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Association of Expired Nitric Oxide with Occupational Particulate Exposure

By Christiani, David C.

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Book Id: WPLBN0000000375
Format Type: PDF eBook
File Size: 0.2 MB
Reproduction Date: 2005
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Title: Association of Expired Nitric Oxide with Occupational Particulate Exposure  
Author: Christiani, David C.
Language: English
Subject: Government publications, United Nations., United Nations. Office for Disarmament Affairs
Collections: Government Library Collection, Disarmament Documents
Publication Date:
Publisher: United Nations- Office for Disarmament Affairs (Unoda)


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Christiani, D. C. (n.d.). Association of Expired Nitric Oxide with Occupational Particulate Exposure. Retrieved from

Government Reference Publication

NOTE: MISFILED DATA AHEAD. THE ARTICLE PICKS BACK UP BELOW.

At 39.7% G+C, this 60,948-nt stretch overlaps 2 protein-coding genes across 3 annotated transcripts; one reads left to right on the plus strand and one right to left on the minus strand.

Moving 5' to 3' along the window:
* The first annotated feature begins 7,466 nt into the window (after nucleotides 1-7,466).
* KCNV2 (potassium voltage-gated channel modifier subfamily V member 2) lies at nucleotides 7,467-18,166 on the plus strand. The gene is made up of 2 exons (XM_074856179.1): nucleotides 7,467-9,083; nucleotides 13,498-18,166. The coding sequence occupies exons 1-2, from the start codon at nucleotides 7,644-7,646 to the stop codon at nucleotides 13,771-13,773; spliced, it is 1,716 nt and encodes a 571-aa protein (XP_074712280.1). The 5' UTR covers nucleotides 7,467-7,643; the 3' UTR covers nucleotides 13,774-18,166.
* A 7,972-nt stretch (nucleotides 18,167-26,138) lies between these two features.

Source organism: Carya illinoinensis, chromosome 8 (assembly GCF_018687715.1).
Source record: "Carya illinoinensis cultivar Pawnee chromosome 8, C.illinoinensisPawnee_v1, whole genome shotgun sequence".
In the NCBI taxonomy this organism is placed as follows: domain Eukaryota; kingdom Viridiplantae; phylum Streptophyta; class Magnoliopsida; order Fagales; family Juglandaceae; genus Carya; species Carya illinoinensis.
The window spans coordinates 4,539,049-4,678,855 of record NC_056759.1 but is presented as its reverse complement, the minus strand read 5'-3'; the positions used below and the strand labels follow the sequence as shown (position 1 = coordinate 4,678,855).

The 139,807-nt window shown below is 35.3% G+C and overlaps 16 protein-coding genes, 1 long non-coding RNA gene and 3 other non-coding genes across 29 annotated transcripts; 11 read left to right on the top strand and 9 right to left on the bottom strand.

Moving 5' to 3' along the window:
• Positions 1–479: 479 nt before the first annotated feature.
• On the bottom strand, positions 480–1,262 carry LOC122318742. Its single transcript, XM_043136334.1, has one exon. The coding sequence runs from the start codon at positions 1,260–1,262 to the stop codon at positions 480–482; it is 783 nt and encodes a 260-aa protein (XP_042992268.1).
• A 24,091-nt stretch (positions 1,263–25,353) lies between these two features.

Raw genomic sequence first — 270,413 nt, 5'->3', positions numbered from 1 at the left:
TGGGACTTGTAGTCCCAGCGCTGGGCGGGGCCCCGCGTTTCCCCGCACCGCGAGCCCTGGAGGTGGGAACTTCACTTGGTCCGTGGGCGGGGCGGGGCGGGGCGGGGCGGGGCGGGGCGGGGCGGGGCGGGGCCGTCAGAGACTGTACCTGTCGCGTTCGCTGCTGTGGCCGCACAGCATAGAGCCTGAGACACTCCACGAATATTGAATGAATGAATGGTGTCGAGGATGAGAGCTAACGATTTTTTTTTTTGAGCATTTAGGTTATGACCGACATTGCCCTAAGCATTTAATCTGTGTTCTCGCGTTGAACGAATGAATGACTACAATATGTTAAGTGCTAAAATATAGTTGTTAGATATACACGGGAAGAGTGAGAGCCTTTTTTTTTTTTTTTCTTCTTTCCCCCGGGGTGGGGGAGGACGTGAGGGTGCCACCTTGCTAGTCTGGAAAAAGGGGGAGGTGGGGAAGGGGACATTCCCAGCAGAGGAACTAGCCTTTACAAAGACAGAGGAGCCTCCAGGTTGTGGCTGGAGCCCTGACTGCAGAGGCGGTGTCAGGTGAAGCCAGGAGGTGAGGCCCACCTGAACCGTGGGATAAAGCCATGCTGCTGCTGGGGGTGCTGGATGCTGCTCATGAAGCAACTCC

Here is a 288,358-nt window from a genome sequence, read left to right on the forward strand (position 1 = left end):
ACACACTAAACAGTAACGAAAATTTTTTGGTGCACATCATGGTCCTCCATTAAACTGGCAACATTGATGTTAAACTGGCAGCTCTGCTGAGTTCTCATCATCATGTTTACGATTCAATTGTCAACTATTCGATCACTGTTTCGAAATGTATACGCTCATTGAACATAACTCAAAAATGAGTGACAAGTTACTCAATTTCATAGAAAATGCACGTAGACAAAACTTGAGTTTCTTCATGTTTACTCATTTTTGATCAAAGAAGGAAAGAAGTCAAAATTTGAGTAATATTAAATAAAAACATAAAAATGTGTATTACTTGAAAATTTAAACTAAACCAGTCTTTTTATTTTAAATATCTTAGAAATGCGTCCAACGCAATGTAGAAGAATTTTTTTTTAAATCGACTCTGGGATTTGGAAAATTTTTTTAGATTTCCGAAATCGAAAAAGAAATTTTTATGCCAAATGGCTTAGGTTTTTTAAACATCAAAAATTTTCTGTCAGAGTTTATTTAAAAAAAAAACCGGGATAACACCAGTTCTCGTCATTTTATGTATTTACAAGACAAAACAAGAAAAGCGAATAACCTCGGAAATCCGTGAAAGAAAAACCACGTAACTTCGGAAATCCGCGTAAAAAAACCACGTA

Excerpt: Particulate air pollution has been associated with adverse respiratory health effects. This study assessed the utility of expired nitric oxide to detect acute airway responses to metal-containing fine particulates. Using a repeated-measures study design, we investigated the association between the fractional concentration of expired nitric oxide (FENO) and exposure to particulate matter with an aerodynamic mass median diameter of <= 2.5 micrometer (PM2.5) in boilermakers exposed to residual oil fly ash and metal fumes. Subjects were monitored for 5 days during boiler repair overhauls in 1999 (n = 20) or 2000 (n = 14). The Wilcoxon median baseline FENO was 10.6 ppb [95% confidence interval (CI): 9.1, 12.7] in 1999 and 7.4 ppb (95% CI: 6.7, 8.0) in 2000. The Wilcoxon median PM2.5 8-hr time-weighted average was 0.56 mg/m3 (95% CI: 0.37, 0.93) in 1999 and 0.86 mg/m3 (95% CI: 0.65, 1.07) in 2000. FENO levels during the work week were significantly lower than baseline FENO in 1999 (p < 0.001). A significant inverse exposure?response relationship between log-transformed FENO and the previous workdays PM2.5 concentration was found in 1999, after adjusting for smoking status, age, and sampling year. With each 1 mg/m3 incremental increase in PM2.5 exposure, log FENO decreased by 0.24 (95% CI: ?0.38, ?0.10) in 1999. The lack of an exposure?response relationship between PM2.5 exposure and FENO in 2000 could be attributable to exposure misclassification resulting from the use of respirators. In conclusion, occupational exposure to metal-containing fine particulates was associated with significant decreases in FENO in a survey of workers with limited respirator usage. Key words: air pollutants, epidemiology, nitric oxide, occupational, particulate matter.


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